Archive for March 25th, 2011

Is Maple Syrup Always Kosher?

Have you noticed  that being Jewish is complicated?

Maine Maple Syrup Sunday takes place annually, the fourth Sunday in March.  All the maple sugar houses throughout Maine are open to the public.  Informal tours are conducted of “sugar bushes” – the maple trees – with attached taps and buckets, which collect the sap that starts to run once the days get warm and the nights remain frozen.  The sticky liquid sap is brought to sugar houses – also known as “sugar shacks” – – and boiled down for hours and hours until it’s just the right consistency for maple syrup.  An average tree produces 40 quarts of sap, and it takes 40 quarts of sap to make just one quart of syrup!

I thought it would be fun to learn about the process first-hand, sample some syrup, and perhaps buy a jugful for my pancakes.

But first I called my home town’s kosher hotline and asked, “Does maple syrup need a hechsher (kosher certification)?”

“It’s not absolutely necessary, but it’s better if it does,” was the answer I received from the hotline helper.

I was not satisfied with this answer, because I know that syrup producers add a small amount of fat to the boiling sap, which prevents it from boiling over.  Could they possibly use lard? Vegetable oil? Cream? Butter? And does the butter make it milchig? Chalav stam?  Is the amount of fat so minute that it is considered to be batul ba’shishim, the halacha that states that if an ingredient is 1/60th or less of the total ingredients, it is null and void and is considered to “not exist” in the list of ingredients?  I know the 1/60th rule works in accidental cases (let’s say a drop of milk dripped into a huge pot of chicken soup – the soup would still be kosher).  But that’s in accidental cases – not l’hatchila (planning the 1/60th to begin with, on purpose).

I asked to speak with the rabbi in charge.

He told me that  butter can be used without a hechsher only if it is made from 100% cream – that certain chemical additives or dyes may not be kosher and so butter requires a hechsher otherwise.  But as to the rest – he excused himself and admitted that he simply didn’t know much about the process, and mirthfully added that he was appointing me as his “delegate” to check out maple syrup production first hand, and report my findings.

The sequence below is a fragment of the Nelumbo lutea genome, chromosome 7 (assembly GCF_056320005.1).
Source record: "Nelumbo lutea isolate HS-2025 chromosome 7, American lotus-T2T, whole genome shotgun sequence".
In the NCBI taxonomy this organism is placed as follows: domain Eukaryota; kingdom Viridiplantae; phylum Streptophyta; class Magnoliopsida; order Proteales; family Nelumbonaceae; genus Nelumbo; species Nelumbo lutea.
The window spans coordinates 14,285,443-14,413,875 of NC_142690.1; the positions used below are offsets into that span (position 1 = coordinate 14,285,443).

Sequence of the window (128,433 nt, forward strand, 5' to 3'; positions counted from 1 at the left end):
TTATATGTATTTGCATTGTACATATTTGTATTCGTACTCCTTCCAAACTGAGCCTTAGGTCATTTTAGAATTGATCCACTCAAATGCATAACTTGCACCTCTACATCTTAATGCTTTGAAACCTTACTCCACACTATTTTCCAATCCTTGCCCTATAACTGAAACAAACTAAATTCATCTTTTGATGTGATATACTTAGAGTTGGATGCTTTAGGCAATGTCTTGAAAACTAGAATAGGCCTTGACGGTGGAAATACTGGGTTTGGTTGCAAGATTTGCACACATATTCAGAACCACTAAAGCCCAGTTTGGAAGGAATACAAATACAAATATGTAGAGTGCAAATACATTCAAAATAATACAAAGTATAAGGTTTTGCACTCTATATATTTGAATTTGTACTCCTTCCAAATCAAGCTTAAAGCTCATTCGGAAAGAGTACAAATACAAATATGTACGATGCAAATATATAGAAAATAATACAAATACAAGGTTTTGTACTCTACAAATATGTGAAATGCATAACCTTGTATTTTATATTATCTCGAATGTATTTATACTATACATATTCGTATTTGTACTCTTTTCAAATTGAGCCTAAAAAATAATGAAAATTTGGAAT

Like I said, it’s complicated being Jewish.

Maine is a very large state, and the sugar shacks are widespread throughout the state.  Fortunately for me, the Maine Maple Producers Association put together an interactive map, so it was easy to choose which sugar houses to visit.  Three are within 10 miles of my home.

I started making a few calls to the heimish syrup producers (though truthfully, I doubt there is any sugar producer in Maine who has heard of the word “heimish”). It turns out that very few people use lard as an anti-foaming agent.  One fellow uses butter, but he couldn’t tell me which brand of butter.  Another guy told me he uses only organic butter, but he didn’t know for sure if it was free of additives.  The last place I contacted was most interesting, though until I get there and try it for myself, I can’t tell you if it is the most tasty.

Balsam Ridge started, as most of these places do, as a hobby for its husband-and-wife team.  They started by tapping only a few trees, and boiling whatever they got in a large metal pot in their wood shed, producing enough for one or two jugs of syrup for themselves.  They started giving away small vials to their friends, whose enthusiasm led them to increase production.  They bought a big wood-fired evaporator and started cranking out enough syrup so that they could sell a few jugs to passersby.  The downside was that the larger evaporator took hours and hours to boil the sap, and it’s not like you can walk away from a giant vat of boiling syrup. The wood fire needed constant tending and stoking.  The syrup had to be constantly supervised so that it wouldn’t boil over, and a small amount of fat was added to prevent this – – until it got to just the right point (7 degrees above the boiling point of water) and the right thickness and consistency.   It then needed to be immediately filtered and bottled in sterilized containers.  Many nights they would finish past midnight and they were just plain exhausted.